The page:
Majestic Nights came about in its early concept the team latched onto it like Indiana Jones snatching a priceless relic. We had come off a big multi-year project, Frozen Hearth, and due to mixed reviews and numerous perfect storm events we didn’t want to enter into the fray with something so massive quite so soon. One year and one month on, Majestic Nights is ready for preview, though as we say: it’s all in the reflexes.
Stick around and I’ll tell you why we did it, what we learned and where we hope it will go. First thing we wanted to do was learn to really tell stories well in games. We had a huge amount of narrative for Frozen Hearth that we didn’t get into that game. Secondly, we wanted to do a smaller project that would serve as a break for a bit for the team. And finally, when you have an idea that ‘feels’ right, and test it and turns out to be good: follow it.
Majestic Nights springs from my love of finding and researching secret information, and this game exposes those secrets in a fun way. And after all, why do us Indies get into something so challenging as making games?
It’s been a while since I created a post about what Epiphany has been doing. The roller-coaster ride of game releases consolidating our efforts on development after the chaos of shipping a big game.
Now that it’s all said and done, Epiphany Studios ended up making some really useful stuff. And that stuff, we will share with other game developers, first in Sydney then in other places. The core what we have been working on was to address the need for a Steam like service for games (mostly the things that developers want to use in their games) that includes Friends, Achievements, Authentication, Messages, Internet Play Lobbies and other stuff.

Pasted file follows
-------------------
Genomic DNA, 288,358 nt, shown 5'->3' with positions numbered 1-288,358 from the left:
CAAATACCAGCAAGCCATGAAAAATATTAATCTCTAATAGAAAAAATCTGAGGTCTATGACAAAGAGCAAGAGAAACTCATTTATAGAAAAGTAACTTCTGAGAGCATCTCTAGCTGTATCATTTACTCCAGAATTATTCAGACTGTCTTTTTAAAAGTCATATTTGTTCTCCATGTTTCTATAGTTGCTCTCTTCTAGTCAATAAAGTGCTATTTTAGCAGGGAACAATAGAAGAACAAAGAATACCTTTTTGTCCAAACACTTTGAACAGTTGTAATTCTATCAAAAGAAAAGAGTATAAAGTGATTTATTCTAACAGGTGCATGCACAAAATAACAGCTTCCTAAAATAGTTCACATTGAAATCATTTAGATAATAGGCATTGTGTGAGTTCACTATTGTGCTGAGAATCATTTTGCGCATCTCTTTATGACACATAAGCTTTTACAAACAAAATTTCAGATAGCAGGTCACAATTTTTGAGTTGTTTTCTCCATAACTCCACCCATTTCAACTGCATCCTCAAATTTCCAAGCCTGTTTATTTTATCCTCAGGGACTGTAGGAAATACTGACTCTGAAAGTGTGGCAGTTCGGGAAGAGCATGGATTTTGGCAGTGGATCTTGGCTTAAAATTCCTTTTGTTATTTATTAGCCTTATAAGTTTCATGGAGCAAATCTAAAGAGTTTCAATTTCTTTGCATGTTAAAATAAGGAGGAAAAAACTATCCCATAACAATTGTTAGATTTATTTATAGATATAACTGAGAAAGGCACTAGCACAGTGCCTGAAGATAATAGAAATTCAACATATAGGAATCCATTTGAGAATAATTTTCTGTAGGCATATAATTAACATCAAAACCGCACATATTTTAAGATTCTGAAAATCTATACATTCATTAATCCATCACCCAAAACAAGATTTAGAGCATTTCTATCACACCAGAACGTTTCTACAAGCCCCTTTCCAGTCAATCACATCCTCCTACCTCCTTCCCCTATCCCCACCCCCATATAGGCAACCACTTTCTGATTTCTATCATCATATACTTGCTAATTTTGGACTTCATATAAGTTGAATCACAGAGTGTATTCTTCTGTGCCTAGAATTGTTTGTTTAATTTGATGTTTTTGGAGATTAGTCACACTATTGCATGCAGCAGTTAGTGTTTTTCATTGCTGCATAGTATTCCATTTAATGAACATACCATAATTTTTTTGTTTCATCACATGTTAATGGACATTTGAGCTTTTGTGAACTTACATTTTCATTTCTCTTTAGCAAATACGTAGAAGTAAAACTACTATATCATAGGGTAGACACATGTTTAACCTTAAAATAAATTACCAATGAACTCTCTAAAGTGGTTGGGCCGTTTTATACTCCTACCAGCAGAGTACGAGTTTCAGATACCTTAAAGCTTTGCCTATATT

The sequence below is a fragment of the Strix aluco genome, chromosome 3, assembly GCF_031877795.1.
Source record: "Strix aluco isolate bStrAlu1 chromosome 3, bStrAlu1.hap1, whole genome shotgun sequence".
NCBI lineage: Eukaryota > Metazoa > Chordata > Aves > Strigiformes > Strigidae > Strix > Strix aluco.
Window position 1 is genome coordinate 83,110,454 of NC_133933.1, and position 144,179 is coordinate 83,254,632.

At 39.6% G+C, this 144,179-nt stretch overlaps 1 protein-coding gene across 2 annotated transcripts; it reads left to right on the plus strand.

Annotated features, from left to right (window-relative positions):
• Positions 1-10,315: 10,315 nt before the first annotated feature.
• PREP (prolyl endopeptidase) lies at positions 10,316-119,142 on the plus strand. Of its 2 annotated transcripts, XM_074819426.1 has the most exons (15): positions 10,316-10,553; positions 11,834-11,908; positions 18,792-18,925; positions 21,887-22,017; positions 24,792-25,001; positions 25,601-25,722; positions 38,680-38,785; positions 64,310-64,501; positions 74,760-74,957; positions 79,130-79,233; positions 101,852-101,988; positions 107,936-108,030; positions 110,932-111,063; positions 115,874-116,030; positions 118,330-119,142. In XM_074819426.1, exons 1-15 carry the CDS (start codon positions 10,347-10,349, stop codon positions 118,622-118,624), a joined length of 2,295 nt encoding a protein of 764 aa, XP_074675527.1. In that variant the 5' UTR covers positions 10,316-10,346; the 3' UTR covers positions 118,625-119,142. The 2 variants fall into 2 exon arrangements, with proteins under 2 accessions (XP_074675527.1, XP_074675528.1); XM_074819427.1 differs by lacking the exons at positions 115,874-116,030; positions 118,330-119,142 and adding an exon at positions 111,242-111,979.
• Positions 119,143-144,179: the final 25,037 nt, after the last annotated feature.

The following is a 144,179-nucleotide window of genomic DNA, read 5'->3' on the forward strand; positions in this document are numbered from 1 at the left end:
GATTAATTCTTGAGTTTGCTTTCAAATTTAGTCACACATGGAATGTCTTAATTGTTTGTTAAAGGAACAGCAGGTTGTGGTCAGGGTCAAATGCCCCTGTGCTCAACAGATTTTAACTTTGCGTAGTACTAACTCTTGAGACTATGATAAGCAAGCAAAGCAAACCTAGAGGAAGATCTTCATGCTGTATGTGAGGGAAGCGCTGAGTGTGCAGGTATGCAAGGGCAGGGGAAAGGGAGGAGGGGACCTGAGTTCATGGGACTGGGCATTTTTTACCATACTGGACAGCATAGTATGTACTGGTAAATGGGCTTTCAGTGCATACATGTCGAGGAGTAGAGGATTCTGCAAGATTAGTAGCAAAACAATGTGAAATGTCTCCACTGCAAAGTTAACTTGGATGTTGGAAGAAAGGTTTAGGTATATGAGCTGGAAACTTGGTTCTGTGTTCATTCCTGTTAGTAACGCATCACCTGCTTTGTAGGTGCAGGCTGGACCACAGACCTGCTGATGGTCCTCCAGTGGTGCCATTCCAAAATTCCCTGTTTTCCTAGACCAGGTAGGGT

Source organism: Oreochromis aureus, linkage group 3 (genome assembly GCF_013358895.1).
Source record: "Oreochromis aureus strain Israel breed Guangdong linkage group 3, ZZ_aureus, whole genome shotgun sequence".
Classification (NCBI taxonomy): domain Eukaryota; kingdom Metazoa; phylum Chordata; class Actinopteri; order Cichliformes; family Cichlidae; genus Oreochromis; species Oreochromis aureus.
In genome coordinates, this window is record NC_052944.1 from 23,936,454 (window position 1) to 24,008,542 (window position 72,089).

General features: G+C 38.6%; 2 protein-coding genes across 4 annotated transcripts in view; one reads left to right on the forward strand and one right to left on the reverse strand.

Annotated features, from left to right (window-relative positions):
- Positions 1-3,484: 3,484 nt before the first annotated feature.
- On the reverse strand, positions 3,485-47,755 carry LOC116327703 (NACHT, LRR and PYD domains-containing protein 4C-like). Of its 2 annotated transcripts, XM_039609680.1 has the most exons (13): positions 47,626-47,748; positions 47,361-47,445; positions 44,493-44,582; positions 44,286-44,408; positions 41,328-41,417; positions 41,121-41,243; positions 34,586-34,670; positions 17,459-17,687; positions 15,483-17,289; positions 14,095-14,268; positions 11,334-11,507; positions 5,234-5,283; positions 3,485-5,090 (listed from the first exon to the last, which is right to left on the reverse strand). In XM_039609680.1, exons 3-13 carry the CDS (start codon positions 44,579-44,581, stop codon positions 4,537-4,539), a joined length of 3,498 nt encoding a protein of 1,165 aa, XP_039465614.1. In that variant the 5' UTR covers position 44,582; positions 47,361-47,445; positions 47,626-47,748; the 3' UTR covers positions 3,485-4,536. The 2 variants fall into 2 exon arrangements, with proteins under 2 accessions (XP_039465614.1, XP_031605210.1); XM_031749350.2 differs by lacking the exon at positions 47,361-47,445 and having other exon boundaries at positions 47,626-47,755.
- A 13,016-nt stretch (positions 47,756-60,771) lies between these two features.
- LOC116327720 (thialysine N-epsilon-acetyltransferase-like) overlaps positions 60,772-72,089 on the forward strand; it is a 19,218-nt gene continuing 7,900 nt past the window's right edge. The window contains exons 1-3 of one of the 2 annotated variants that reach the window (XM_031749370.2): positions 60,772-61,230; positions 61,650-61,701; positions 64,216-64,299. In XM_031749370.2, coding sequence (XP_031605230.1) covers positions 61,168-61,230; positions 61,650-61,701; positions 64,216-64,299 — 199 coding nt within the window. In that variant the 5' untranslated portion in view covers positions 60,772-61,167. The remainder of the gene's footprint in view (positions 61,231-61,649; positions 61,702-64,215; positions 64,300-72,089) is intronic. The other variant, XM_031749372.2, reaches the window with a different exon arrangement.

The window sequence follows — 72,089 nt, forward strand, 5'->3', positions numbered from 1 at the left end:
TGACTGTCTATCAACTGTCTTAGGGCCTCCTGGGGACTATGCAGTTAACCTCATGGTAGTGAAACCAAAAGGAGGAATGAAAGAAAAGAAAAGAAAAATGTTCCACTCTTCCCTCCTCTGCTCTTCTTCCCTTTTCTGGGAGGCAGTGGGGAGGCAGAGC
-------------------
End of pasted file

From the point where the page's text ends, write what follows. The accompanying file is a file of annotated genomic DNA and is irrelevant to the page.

So with this requirement Epiphany took Morgans side project right into the mainstreaming use a project called Birdcage on its game Frozen Hearth. This gave Epiphany the following without needing an other third party; DRM (We use Game Shield, but we hook it up differently), Registration of Accounts and that was it initially we needed it to do internet play, we wanted all the players together. So Epiphany released its game having DRM but a minimal integration and included registration in place for out internet play service. What was also interesting was the REST framework we were creating and what it could be. Then along came a really great game which Epiphany became a part of. This game was different from our usual hardcore games but we wanted to add the Epiphany spice to it, improved the Game Play interface and generally put the steroids into it.
What had we made a REST based persistence service with a Unity integration, this gave us community tools like Leagues, High scores and more importantly game data being saved to the cloud and a game turn execution server. So we now have community management, DRM, multi player, storage of generic game play objects and global game wide game turn execution (with an interface for custom rules that are linked in a database).